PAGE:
If you want to make millions in 2020, you may regard playing the National Lottery as a fun choice. But as with all lotteries, the odds of winning are extremely slim.
Several games with different payout amounts and winning odds operate under the National Lottery brand. For example, if you play Lotto and pick five numbers plus the bonus number correctly, your average prize would be £1m. However, your chance of winning is a dismal 1 in over 7.5m.
But do not despair! Thanks to the power of compound interest, you can retire rich without shooting for the moon.Yes, you can still have £1m or even more in your account if you invest your savings, especially if you start young.
Focusing on FTSE 100 dividend stocks or FTSE 250 growth shares, rather than the lottery, may provide a more favourable risk/reward opportunity to retire rich. My Motley Fool colleagues have written at length about funds and shares to consider for a diversified retirement portfolio and have pointed out that the stock market returns about 7%-9% annually on average.
You can also find financial calculators online to see how much your savings would grow over time.
Let us assume you are 25, would like to invest £1,000, in a fund now and would make an additional £3,600 of contributions annually at the end of the given year. You have 40 years to invest. The annual return is 8%, compounded once a year. At the end of 40 years, the total amount saved becomes £954,327. If the annual return increases to 9%, the amount becomes £1.247m and if the return is 10%, the final number is £1.638m.
If you can increase how much you can save per month, say to £400 (or £4,800 a year), the amount at the end of 40 years at an annual return rate of 8% is £1.265m.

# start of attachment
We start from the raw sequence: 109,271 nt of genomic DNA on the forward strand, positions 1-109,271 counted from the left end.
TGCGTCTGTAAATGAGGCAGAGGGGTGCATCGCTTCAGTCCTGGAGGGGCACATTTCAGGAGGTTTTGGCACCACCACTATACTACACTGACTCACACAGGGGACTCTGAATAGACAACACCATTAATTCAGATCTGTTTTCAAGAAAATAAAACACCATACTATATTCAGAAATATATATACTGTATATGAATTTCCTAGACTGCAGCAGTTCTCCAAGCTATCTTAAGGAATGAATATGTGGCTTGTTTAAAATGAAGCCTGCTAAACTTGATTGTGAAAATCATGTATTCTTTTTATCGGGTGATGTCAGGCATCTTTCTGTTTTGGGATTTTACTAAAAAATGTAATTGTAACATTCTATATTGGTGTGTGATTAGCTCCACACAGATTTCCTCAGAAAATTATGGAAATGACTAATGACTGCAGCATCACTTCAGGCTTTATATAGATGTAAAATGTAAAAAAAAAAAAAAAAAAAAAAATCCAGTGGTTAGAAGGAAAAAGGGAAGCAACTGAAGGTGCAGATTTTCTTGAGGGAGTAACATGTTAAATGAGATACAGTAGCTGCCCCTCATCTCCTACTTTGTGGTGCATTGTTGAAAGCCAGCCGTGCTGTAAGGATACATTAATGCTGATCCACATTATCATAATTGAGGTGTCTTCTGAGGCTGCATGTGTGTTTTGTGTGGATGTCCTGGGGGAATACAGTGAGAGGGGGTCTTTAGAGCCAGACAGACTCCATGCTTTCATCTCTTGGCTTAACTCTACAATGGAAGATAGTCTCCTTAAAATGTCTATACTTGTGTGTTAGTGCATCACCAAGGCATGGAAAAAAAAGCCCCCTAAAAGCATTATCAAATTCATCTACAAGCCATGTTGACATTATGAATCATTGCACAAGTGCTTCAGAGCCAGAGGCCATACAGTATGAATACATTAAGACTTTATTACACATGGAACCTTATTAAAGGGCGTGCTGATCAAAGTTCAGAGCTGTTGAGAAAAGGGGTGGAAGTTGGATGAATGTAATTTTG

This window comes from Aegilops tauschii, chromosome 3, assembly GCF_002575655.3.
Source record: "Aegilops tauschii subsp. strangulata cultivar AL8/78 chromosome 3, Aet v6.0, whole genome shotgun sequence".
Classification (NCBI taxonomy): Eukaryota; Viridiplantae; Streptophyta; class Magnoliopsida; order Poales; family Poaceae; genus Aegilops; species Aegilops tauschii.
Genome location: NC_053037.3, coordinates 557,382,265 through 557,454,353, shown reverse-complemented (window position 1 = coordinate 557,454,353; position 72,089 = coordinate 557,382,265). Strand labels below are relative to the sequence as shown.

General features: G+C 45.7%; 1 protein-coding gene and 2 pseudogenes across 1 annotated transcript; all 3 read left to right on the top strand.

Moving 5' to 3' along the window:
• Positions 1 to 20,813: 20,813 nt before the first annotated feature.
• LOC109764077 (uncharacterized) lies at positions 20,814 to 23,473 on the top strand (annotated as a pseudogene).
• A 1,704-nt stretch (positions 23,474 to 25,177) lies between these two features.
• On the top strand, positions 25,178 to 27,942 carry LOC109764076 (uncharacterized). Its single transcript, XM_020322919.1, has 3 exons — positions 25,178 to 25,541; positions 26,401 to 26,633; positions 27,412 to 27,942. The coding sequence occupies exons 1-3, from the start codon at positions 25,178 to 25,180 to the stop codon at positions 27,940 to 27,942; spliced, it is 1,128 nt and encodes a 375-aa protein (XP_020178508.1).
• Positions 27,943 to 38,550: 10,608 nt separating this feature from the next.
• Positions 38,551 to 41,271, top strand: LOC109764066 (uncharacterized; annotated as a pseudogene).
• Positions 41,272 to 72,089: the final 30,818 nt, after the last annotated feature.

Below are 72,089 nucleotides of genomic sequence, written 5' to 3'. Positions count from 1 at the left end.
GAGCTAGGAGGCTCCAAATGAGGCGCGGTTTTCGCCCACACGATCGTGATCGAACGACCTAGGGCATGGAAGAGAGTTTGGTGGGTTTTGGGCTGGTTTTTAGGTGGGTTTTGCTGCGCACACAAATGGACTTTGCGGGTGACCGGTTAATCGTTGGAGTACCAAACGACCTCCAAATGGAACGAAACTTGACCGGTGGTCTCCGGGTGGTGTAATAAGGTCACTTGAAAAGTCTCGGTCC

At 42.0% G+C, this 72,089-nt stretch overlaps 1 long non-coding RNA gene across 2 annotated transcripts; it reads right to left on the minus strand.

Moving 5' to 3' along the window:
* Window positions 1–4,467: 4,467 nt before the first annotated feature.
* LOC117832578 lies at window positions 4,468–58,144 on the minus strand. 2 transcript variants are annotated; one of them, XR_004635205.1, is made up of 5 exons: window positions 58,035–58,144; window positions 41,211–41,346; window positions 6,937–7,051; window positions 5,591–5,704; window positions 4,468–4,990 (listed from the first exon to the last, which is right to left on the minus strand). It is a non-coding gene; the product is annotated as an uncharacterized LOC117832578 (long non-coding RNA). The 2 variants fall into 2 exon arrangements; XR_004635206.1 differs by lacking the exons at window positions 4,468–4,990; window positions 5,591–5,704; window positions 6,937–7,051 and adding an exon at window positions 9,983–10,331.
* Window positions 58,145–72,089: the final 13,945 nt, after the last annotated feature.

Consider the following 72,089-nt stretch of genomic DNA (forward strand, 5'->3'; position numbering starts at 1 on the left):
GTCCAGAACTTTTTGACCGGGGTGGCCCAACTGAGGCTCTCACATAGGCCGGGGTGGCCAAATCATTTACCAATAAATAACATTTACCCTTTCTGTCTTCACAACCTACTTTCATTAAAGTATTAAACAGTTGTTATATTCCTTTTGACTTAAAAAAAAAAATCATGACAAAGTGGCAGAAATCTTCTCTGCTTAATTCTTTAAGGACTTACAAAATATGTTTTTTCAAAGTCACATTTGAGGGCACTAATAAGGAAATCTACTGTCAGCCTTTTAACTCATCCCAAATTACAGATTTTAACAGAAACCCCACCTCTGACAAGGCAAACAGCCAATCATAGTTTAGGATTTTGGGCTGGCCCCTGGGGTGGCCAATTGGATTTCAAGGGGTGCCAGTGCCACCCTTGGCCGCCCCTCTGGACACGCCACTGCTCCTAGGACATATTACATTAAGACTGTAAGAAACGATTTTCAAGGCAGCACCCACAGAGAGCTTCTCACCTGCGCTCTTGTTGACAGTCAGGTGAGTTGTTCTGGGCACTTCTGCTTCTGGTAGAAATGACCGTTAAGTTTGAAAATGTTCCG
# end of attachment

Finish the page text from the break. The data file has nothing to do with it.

To recap: these numbers show that a person who saves about £3,600 per year for 40 years, starting at the age of 25 and investing in various funds, could achieve a nest egg of around £1m at the age of 65.
In other words, there is no need to play the lottery as we can pretty much all become millionaires in our lifetimes. Just remember is to start early and save a definite amount each month.
FTSE investment options
The FTSE 100 is the index Britons mostly consider when they first start investing. It’s composed of the 100 largest companies (by market capitalisation) on the London Stock Exchange (LSE).
As one of the highest-yielding markets in the world, it currently has a generous dividend yield of 4.5%. Any capital gains delivered by a stock in your portfolio would be an added bonus on top of the dividend.
The FTSE 250 is the next 250 largest companies and they tend to derive more of their income domestically than larger peers. The index also has a number of investment trusts. The average dividend yield for the FTSE 250 is about 2.8%.
If you are new to investing, you could buy individual stocks that are suited to novices, or make it easy and buy into a FTSE 100 tracker. Another option could be to invest in low-cost exchange-traded funds (ETFs). For example, if you are interested in dividend stocks, then the iShares UK Dividend UCITS ETF may be an ETF to consider.
tezcang has no position in any of the shares mentioned. The Motley Fool UK has no position in any of the shares mentioned. Views expressed on the companies mentioned in this article are those of the writer and therefore may differ from the official recommendations we make in our subscription services such as Share Advisor, Hidden Winners and Pro. Here at The Motley Fool we believe that considering a diverse range of insights makes us better investors.